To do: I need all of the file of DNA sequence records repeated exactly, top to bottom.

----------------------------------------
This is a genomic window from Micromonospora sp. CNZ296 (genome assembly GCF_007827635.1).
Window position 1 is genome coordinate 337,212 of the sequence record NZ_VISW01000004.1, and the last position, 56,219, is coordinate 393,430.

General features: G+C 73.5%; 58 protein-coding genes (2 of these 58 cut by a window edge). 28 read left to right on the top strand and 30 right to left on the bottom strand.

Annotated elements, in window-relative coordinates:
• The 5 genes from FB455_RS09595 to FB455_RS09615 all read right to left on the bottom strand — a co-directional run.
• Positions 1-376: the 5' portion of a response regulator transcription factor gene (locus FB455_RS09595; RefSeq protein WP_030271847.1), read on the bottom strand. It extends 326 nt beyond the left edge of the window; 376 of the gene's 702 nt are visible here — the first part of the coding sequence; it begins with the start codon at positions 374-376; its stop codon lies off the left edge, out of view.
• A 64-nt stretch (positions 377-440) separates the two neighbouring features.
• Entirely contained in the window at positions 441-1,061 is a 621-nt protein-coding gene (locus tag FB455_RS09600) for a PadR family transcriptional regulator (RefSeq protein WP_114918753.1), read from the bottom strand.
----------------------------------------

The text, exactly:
This is a genomic window from Micromonospora sp. CNZ296 (genome assembly GCF_007827635.1).
Window position 1 is genome coordinate 337,212 of the sequence record NZ_VISW01000004.1, and the last position, 56,219, is coordinate 393,430.

General features: G+C 73.5%; 58 protein-coding genes (2 of these 58 cut by a window edge). 28 read left to right on the top strand and 30 right to left on the bottom strand.

Annotated elements, in window-relative coordinates:
• The 5 genes from FB455_RS09595 to FB455_RS09615 all read right to left on the bottom strand — a co-directional run.
• Positions 1-376: the 5' portion of a response regulator transcription factor gene (locus FB455_RS09595; RefSeq protein WP_030271847.1), read on the bottom strand. It extends 326 nt beyond the left edge of the window; 376 of the gene's 702 nt are visible here — the first part of the coding sequence; it begins with the start codon at positions 374-376; its stop codon lies off the left edge, out of view.
• A 64-nt stretch (positions 377-440) separates the two neighbouring features.
• Entirely contained in the window at positions 441-1,061 is a 621-nt protein-coding gene (locus tag FB455_RS09600) for a PadR family transcriptional regulator (RefSeq protein WP_114918753.1), read from the bottom strand.